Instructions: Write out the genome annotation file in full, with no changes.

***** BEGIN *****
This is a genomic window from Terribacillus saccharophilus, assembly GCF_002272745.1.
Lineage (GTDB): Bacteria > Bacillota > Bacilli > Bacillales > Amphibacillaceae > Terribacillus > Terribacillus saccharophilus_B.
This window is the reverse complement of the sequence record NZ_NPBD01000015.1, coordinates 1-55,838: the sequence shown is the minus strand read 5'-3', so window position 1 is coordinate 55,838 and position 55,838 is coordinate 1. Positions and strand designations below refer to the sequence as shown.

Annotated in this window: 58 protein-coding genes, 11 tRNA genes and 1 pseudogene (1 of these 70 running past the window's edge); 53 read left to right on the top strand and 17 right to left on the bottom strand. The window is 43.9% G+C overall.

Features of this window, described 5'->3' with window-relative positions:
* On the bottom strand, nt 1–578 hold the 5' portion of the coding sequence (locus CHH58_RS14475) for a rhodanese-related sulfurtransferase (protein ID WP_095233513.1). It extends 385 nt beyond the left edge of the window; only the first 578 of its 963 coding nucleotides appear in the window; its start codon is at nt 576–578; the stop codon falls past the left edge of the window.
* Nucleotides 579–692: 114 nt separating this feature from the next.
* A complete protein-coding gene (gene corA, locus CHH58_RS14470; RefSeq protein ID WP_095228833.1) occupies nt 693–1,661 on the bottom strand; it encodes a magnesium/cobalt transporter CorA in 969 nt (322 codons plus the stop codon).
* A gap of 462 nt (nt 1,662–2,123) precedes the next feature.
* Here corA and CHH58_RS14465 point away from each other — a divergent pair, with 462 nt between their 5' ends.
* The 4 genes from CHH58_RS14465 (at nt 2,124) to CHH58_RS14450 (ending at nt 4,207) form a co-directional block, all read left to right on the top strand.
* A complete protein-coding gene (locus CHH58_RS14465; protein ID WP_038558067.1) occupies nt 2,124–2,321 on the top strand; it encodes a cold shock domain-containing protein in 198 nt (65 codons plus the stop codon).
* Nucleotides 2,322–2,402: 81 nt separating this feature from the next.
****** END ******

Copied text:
This is a genomic window from Terribacillus saccharophilus, assembly GCF_002272745.1.
Lineage (GTDB): Bacteria > Bacillota > Bacilli > Bacillales > Amphibacillaceae > Terribacillus > Terribacillus saccharophilus_B.
This window is the reverse complement of the sequence record NZ_NPBD01000015.1, coordinates 1-55,838: the sequence shown is the minus strand read 5'-3', so window position 1 is coordinate 55,838 and position 55,838 is coordinate 1. Positions and strand designations below refer to the sequence as shown.

Annotated in this window: 58 protein-coding genes, 11 tRNA genes and 1 pseudogene (1 of these 70 running past the window's edge); 53 read left to right on the top strand and 17 right to left on the bottom strand. The window is 43.9% G+C overall.

Features of this window, described 5'->3' with window-relative positions:
* On the bottom strand, nt 1–578 hold the 5' portion of the coding sequence (locus CHH58_RS14475) for a rhodanese-related sulfurtransferase (protein ID WP_095233513.1). It extends 385 nt beyond the left edge of the window; only the first 578 of its 963 coding nucleotides appear in the window; its start codon is at nt 576–578; the stop codon falls past the left edge of the window.
* Nucleotides 579–692: 114 nt separating this feature from the next.
* A complete protein-coding gene (gene corA, locus CHH58_RS14470; RefSeq protein ID WP_095228833.1) occupies nt 693–1,661 on the bottom strand; it encodes a magnesium/cobalt transporter CorA in 969 nt (322 codons plus the stop codon).
* A gap of 462 nt (nt 1,662–2,123) precedes the next feature.
* Here corA and CHH58_RS14465 point away from each other — a divergent pair, with 462 nt between their 5' ends.
* The 4 genes from CHH58_RS14465 (at nt 2,124) to CHH58_RS14450 (ending at nt 4,207) form a co-directional block, all read left to right on the top strand.
* A complete protein-coding gene (locus CHH58_RS14465; protein ID WP_038558067.1) occupies nt 2,124–2,321 on the top strand; it encodes a cold shock domain-containing protein in 198 nt (65 codons plus the stop codon).
* Nucleotides 2,322–2,402: 81 nt separating this feature from the next.